The lyre was one of the most popular instruments in ancient Greece. Famously, the first lyre was supposed to have been made by Hermes, who then gave it as a gift to Apollo. The lyre was played in many different settings. It can be seen in scenes of symposia, religious sacrifice, and certain gods are sometimes depicted playing it too.
Making the lyre
Hermes was the first to make a lyre, according to the Homeric Hymn to Hermes, possibly written (or composed) around the end of the 7th century BCE, maybe later. The god, who had just been born that morning, at midday:
took up the tortoise in both hands and went back into the house carrying his charming toy. Then he cut off its limbs and scooped out the marrow of the mountain-tortoise with a scoop of grey iron. As a swift thought darts through the heart of a man when thronging cares haunt him, or as bright glances flash from the eye, so glorious Hermes planned both thought and deed at once. He cut stalks of reed to measure and fixed them, fastening their ends across the back and through the shell of the tortoise, and then stretched ox hide all over it by his skill. Also he put in the horns and fitted a cross-piece upon the two of them, and stretched seven strings of sheep-gut. But when he had made it he proved each string in turn with the key, as he held the lovely thing. At the touch of his hand it sounded marvelously; and, as he tried it, the god sang sweet random snatches, even as youths bandy taunts at festivals.
While this is a mythologised account of how the first ever chelys-lyre was created, it contains some interesting details. The central focus of the instrument is the tortoise who sacrifices his shell (with no say in the matter) to Hermes so that he can make the lyre. Reeds are used, ox hide, horns, sheep-cut too. it is an instrument created from nature.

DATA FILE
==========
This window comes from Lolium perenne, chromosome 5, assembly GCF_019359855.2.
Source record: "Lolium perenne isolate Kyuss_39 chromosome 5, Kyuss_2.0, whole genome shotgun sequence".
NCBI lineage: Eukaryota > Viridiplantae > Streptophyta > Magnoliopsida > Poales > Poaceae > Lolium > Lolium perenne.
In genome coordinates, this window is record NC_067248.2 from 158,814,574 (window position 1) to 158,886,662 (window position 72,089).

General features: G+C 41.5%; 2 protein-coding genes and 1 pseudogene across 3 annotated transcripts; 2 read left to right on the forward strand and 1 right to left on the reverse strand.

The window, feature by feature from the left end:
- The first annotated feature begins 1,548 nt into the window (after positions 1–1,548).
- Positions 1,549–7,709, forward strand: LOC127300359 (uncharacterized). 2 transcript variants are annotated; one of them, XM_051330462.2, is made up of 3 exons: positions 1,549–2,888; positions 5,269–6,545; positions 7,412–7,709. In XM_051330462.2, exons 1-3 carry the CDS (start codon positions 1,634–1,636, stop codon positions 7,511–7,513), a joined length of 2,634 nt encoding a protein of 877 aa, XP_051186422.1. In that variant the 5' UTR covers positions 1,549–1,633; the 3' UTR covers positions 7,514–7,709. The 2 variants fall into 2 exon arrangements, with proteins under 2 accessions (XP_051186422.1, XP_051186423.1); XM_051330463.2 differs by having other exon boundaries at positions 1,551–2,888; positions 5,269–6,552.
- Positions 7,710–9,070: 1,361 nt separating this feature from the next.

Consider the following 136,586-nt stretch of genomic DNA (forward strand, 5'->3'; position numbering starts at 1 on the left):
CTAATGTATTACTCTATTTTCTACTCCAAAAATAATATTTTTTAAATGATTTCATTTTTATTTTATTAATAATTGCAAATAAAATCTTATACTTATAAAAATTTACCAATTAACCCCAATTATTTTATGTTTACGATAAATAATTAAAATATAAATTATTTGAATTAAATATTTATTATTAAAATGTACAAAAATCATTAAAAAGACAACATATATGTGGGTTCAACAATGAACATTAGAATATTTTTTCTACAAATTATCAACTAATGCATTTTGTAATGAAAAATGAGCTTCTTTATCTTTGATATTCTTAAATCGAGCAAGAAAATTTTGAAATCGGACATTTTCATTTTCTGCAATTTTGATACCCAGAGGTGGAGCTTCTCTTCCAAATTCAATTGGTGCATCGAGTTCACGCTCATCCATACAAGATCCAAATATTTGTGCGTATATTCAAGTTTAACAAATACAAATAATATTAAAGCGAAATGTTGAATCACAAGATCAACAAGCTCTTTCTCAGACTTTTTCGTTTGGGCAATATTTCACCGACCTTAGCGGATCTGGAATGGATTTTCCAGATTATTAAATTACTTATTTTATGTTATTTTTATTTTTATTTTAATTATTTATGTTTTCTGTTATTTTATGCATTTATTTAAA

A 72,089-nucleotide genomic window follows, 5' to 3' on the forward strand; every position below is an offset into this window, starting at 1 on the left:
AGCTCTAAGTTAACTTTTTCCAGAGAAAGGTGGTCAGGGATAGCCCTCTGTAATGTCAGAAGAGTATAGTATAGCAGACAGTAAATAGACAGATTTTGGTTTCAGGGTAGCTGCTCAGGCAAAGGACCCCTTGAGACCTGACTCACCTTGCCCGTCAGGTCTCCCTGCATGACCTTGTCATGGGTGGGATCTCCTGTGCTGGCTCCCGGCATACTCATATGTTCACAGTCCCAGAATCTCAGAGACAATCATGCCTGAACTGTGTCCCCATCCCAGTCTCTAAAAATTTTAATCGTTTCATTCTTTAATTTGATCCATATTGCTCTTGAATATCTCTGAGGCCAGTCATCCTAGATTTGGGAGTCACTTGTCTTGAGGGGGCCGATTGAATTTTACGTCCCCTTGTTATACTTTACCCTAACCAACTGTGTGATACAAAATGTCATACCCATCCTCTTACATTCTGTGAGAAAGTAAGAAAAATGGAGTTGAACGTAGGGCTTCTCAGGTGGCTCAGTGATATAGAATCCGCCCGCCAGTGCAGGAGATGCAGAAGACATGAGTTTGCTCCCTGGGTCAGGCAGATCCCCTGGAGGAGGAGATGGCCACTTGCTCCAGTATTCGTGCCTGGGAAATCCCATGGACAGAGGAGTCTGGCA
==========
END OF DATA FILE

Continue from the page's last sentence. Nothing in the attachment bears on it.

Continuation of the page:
Nevertheless, this is Hermes’ godly lyre, and while some chelys-lyres were likely made with horn, examples show that the arms of the lyre were made from wood. The ‘Elgin lyre’ in the British Museum, preserves arms and yoke made from sycamore wood.
Nevertheless, various other authors provide intriguing, if rather briefly details about aspects of chelys production, for example, Pausanias, writing in the 2nd century CE, wrote that:
Mount Parthenius rears also tortoises most suitable for the making of lyres; but the men on the mountain are always afraid to capture them, and will not allow strangers to do so either, thinking them to be sacred to Pan.
Clearly then, the customs and skills of making a chelys must have been relatively well known, even if no surviving works discuss them in too much detail.
To find out more about how lyres might have been made in ancient Greece, I recommend the article below, written by Helen Roberts in 1981:
Reconstructing the Greek Tortoise-Shell Lyre
Playing the lyre
There were many ways to play a lyre. This description describes what was probably the most common method, starting with how the instrument was held.
The chelys was normally played by placing one arm through a loop of cloth which was attached to the main body of the instrument. The loop helped the musician to support the instrument against one arm, which meant that she was free to use both hands to play the instrument (in principal, similar to the way that modern guitar players use a guitar strap to help them play). The hand of the arm which supported the chelys was used to ‘stop’ the various strings of the lyre, changing the chords that sounded when the chelys was strummed by the other hand. often with a plectrum.
The other hand often plucked the strings of the lyre with a plectrum. Many examples of plectra can be seen on vase paintings, and they are often attached to the instrument with cloth.
While strumming the instrument to sound chords was probably a popular method, individual strings could be plucked with the plectrum, or by the fingers of both hands, to sound out melodies.